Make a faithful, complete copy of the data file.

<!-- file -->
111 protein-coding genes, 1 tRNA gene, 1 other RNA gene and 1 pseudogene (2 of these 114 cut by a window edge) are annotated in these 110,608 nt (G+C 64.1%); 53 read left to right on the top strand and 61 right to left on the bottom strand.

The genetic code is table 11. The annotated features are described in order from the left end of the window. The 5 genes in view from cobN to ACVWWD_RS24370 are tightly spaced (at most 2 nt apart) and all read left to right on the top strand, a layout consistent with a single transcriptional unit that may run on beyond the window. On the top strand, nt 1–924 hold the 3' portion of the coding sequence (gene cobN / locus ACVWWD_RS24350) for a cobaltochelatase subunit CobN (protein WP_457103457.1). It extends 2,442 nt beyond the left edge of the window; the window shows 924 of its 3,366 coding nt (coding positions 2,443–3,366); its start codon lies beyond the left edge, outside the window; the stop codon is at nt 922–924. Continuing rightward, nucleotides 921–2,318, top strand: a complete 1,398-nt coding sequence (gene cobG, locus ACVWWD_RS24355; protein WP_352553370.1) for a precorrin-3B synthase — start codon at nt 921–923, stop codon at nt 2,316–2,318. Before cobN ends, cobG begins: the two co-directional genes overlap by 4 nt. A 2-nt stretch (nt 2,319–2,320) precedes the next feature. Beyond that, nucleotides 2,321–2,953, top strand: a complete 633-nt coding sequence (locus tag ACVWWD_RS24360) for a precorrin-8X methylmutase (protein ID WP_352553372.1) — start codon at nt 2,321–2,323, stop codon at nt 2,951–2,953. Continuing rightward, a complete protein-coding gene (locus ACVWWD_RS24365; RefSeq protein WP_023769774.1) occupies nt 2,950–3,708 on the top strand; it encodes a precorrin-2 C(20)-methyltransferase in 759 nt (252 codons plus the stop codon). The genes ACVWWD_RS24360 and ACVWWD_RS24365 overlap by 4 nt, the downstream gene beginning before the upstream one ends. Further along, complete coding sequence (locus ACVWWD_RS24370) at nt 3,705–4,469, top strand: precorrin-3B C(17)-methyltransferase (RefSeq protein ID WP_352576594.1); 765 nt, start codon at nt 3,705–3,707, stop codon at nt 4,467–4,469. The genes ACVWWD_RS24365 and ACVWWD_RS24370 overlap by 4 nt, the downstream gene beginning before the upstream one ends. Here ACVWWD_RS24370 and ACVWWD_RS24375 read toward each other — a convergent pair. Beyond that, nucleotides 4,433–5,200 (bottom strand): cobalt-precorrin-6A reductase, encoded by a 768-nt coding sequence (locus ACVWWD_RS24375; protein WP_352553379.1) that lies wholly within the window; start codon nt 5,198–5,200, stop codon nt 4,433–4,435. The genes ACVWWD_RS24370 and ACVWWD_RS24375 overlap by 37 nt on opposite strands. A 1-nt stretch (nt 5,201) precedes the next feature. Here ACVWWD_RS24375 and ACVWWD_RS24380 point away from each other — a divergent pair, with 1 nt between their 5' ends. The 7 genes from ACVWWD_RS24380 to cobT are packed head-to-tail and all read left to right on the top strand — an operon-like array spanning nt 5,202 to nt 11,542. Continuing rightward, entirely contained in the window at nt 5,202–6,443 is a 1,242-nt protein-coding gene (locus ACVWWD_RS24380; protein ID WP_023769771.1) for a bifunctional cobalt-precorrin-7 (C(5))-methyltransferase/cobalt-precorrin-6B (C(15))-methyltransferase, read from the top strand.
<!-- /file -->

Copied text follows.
111 protein-coding genes, 1 tRNA gene, 1 other RNA gene and 1 pseudogene (2 of these 114 cut by a window edge) are annotated in these 110,608 nt (G+C 64.1%); 53 read left to right on the top strand and 61 right to left on the bottom strand.

The genetic code is table 11. The annotated features are described in order from the left end of the window. The 5 genes in view from cobN to ACVWWD_RS24370 are tightly spaced (at most 2 nt apart) and all read left to right on the top strand, a layout consistent with a single transcriptional unit that may run on beyond the window. On the top strand, nt 1–924 hold the 3' portion of the coding sequence (gene cobN / locus ACVWWD_RS24350) for a cobaltochelatase subunit CobN (protein WP_457103457.1). It extends 2,442 nt beyond the left edge of the window; the window shows 924 of its 3,366 coding nt (coding positions 2,443–3,366); its start codon lies beyond the left edge, outside the window; the stop codon is at nt 922–924. Continuing rightward, nucleotides 921–2,318, top strand: a complete 1,398-nt coding sequence (gene cobG, locus ACVWWD_RS24355; protein WP_352553370.1) for a precorrin-3B synthase — start codon at nt 921–923, stop codon at nt 2,316–2,318. Before cobN ends, cobG begins: the two co-directional genes overlap by 4 nt. A 2-nt stretch (nt 2,319–2,320) precedes the next feature. Beyond that, nucleotides 2,321–2,953, top strand: a complete 633-nt coding sequence (locus tag ACVWWD_RS24360) for a precorrin-8X methylmutase (protein ID WP_352553372.1) — start codon at nt 2,321–2,323, stop codon at nt 2,951–2,953. Continuing rightward, a complete protein-coding gene (locus ACVWWD_RS24365; RefSeq protein WP_023769774.1) occupies nt 2,950–3,708 on the top strand; it encodes a precorrin-2 C(20)-methyltransferase in 759 nt (252 codons plus the stop codon). The genes ACVWWD_RS24360 and ACVWWD_RS24365 overlap by 4 nt, the downstream gene beginning before the upstream one ends. Further along, complete coding sequence (locus ACVWWD_RS24370) at nt 3,705–4,469, top strand: precorrin-3B C(17)-methyltransferase (RefSeq protein ID WP_352576594.1); 765 nt, start codon at nt 3,705–3,707, stop codon at nt 4,467–4,469. The genes ACVWWD_RS24365 and ACVWWD_RS24370 overlap by 4 nt, the downstream gene beginning before the upstream one ends. Here ACVWWD_RS24370 and ACVWWD_RS24375 read toward each other — a convergent pair. Beyond that, nucleotides 4,433–5,200 (bottom strand): cobalt-precorrin-6A reductase, encoded by a 768-nt coding sequence (locus ACVWWD_RS24375; protein WP_352553379.1) that lies wholly within the window; start codon nt 5,198–5,200, stop codon nt 4,433–4,435. The genes ACVWWD_RS24370 and ACVWWD_RS24375 overlap by 37 nt on opposite strands. A 1-nt stretch (nt 5,201) precedes the next feature. Here ACVWWD_RS24375 and ACVWWD_RS24380 point away from each other — a divergent pair, with 1 nt between their 5' ends. The 7 genes from ACVWWD_RS24380 to cobT are packed head-to-tail and all read left to right on the top strand — an operon-like array spanning nt 5,202 to nt 11,542. Continuing rightward, entirely contained in the window at nt 5,202–6,443 is a 1,242-nt protein-coding gene (locus ACVWWD_RS24380; protein ID WP_023769771.1) for a bifunctional cobalt-precorrin-7 (C(5))-methyltransferase/cobalt-precorrin-6B (C(15))-methyltransferase, read from the top strand.